“There he stands in the bright spotlight, alone, laughless but smiling. A bowler hat, a cane, eyebrows, a gap in his teeth, and dead eyes.” Laurence Olivier’s recollection of Archie Rice, the fading music hall performer he played in John Osborne’s The Entertainer (1957) – symbol of England’s decline post-Suez – is suddenly, eerily familiar, is it not?
The spotlight, the solitude, the dead eyes: that was Boris Johnson at Prime Minister’s Questions last Wednesday. The PM told the House that he had come to apologise – though what followed was less an apology than a semantic squirm, a bid to ape contrition without admitting guilt or shouldering the blame for what has happened to this country and to its government on his watch.
Yet the eyes, the barely suppressed resentment and the slumped shoulders told their own story. Johnson’s time may be drawing to a close, but his political antennae are still well attuned; and he knew, with terrible certainty, that something quite extraordinary had happened the day before: Tuesday 11 January.
As one of his supporters – now wavering – puts it: “That was the day that a crisis turned into a disaster. Boris knew he was in big trouble before, but this was on a whole new scale.” At 5:44pm on the Monday, Paul Brand, UK Editor of ITV News, had tweeted details of the now-infamous email from Martin Reynolds, the PM’s principal private secretary, inviting 100 people to attend a party in the garden of Number 10 on 20 May 2020, to “make the most of the lovely weather”, and to “bring your own booze!”
The next day – the Tuesday – was one of those days in politics that one never forgets. For weeks, we have been reading almost daily reports of Downing Street social events that plainly and flagrantly defied Covid restrictions. What the Reynolds email did, in its brazenly celebratory tone, was to open the sluice-gates to a torrent of national emotion; in its smug breeziness, it enabled millions of people to give full voice to the rage that had been rising within them.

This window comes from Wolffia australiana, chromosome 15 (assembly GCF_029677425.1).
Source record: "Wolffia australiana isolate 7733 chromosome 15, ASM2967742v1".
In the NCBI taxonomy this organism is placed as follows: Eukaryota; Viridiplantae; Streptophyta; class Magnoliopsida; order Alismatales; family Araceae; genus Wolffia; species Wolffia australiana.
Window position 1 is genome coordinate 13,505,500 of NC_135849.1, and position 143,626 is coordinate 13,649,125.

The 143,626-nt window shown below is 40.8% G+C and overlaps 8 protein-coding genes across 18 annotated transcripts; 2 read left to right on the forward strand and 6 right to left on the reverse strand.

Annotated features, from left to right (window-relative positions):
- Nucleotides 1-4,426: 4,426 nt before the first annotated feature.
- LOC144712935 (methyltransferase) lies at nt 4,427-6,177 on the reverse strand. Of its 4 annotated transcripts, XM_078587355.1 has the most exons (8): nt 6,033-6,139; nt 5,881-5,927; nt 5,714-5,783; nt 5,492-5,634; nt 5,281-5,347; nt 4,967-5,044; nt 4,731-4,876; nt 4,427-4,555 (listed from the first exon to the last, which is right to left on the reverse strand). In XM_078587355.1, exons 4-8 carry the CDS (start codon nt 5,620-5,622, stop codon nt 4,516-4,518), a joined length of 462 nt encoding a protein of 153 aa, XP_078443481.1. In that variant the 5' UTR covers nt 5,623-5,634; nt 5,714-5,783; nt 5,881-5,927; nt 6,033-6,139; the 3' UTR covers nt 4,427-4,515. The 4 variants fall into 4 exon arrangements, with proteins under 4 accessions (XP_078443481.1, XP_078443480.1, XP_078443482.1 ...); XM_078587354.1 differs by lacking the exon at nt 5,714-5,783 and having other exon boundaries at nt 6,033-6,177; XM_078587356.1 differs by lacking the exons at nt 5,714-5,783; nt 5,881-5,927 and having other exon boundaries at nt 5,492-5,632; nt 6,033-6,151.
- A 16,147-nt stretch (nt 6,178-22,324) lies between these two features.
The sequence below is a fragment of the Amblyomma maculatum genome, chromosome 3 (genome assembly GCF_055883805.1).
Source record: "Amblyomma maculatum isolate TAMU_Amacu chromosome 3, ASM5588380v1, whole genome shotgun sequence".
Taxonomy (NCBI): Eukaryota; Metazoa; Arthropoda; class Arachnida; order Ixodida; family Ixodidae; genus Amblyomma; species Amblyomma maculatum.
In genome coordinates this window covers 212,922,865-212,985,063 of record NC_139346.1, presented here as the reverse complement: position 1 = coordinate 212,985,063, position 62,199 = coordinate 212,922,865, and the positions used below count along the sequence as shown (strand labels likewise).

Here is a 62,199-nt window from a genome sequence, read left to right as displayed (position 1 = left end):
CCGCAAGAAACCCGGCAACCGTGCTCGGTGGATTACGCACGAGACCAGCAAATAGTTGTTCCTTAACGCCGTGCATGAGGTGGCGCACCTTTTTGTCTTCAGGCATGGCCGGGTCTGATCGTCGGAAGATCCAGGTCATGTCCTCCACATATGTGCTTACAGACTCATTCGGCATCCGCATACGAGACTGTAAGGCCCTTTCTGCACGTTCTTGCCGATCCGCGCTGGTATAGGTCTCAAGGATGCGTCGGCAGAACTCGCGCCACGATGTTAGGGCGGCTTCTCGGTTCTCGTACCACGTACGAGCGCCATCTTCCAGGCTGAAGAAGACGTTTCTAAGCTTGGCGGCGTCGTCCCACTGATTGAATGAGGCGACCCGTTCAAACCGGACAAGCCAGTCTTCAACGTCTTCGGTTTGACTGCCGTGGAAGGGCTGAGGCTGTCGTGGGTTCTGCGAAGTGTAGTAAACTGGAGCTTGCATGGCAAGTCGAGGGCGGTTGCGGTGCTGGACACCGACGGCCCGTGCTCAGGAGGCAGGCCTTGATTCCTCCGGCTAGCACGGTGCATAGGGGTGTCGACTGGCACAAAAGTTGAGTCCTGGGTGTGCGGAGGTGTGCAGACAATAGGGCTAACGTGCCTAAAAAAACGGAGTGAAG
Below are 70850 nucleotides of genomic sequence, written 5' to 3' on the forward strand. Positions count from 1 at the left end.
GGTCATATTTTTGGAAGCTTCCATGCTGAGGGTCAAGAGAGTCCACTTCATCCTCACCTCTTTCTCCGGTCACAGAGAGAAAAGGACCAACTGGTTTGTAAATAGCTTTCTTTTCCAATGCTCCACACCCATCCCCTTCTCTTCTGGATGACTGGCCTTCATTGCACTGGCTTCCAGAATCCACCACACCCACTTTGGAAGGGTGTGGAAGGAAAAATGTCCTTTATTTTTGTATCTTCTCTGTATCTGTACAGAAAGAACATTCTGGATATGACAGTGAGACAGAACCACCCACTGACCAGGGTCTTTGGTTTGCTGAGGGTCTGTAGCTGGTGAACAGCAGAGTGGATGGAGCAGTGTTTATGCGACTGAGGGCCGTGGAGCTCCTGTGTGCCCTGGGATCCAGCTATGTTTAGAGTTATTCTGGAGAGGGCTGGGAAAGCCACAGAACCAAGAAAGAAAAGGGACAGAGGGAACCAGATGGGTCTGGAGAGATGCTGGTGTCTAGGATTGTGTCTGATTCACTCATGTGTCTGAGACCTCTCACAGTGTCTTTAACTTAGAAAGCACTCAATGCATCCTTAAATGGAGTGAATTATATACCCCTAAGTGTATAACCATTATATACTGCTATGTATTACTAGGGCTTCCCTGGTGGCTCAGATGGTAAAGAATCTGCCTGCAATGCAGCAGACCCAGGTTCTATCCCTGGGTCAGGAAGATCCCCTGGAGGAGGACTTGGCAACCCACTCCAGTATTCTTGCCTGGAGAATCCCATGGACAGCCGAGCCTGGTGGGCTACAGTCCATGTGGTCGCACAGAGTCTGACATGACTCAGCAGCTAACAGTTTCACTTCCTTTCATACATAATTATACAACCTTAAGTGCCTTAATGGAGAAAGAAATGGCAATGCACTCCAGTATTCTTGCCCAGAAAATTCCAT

It encapsulated, with horrific precision, the deplorable hypocrisy that they had sensed was the thread that ran through all these social events. While the rest of us were doing this – leading profoundly constricted lives, hardly seeing our relatives (even on their death-beds), teaching our children at home, swallowing weeks of loneliness in the name of the common good – you lot were doing that.
Don’t forget, either, that this particular party was held months before the vaccine became available. The stakes were still so incredibly high, even if the morals of the government were so appallingly low.
Back to last Tuesday: I cannot recall a day, perhaps since 9/11 or the morning after the Brexit referendum, when I have received so many unprompted messages and calls from so many people – from friends, from acquaintances, from contacts – all expressing rage and incredulity, of course; but also finding the words, at last, to articulate fully what they and their loved ones had been through in 2020 and 2021; and feeling driven to do so because of the frankly disgusting contrast of what had been going on in Number 10 all along.
Watch the emotion and anger of Sky’s Trevor Phillips yesterday morning as he recounted to Oliver Dowden, the Conservative Party chair, what it had been like for him and his family last April to grieve for his daughter whilst abiding by the strict Covid regulations – and how it felt to discover that (the night before Prince Philip’s socially distanced funeral) there had been not one but two leaving dos in Downing Street.
“There are going to be thousands of people who have that story in their background and, if I may say so, you are in here telling me about a civil servant’s inquiry – that will not answer that anger,” said Phillips. “Does the prime minister really understand why people are angry?”
Dowden looked on with the desperate countenance of a ventriloquist’s dummy whose ventriloquist is on his lunch break. He had absolutely nothing of value to say in response. Indeed, how could he? Phillips had arrived at the key point: which is that the much heralded investigation into the parties by Sue Gray, second permanent secretary at the Cabinet Office, is intrinsically incapable of drawing a line under the whole scandal. Gray is famously thorough, fair, and rigorous. But it is not the business of a senior Whitehall official, however ethically impressive, to mend damage of this scale and character.
In practice, there is no way that Gray’s report will provide the reckoning that is required. This is no longer simply a forensic matter, an inquiry into the letter and spirit of the Covid laws in force at various stages of the pandemic, and an investigation into the nature of the specific breaches. The forces at work are now tectonic, and will not be quelled by a single document, however impeccably researched.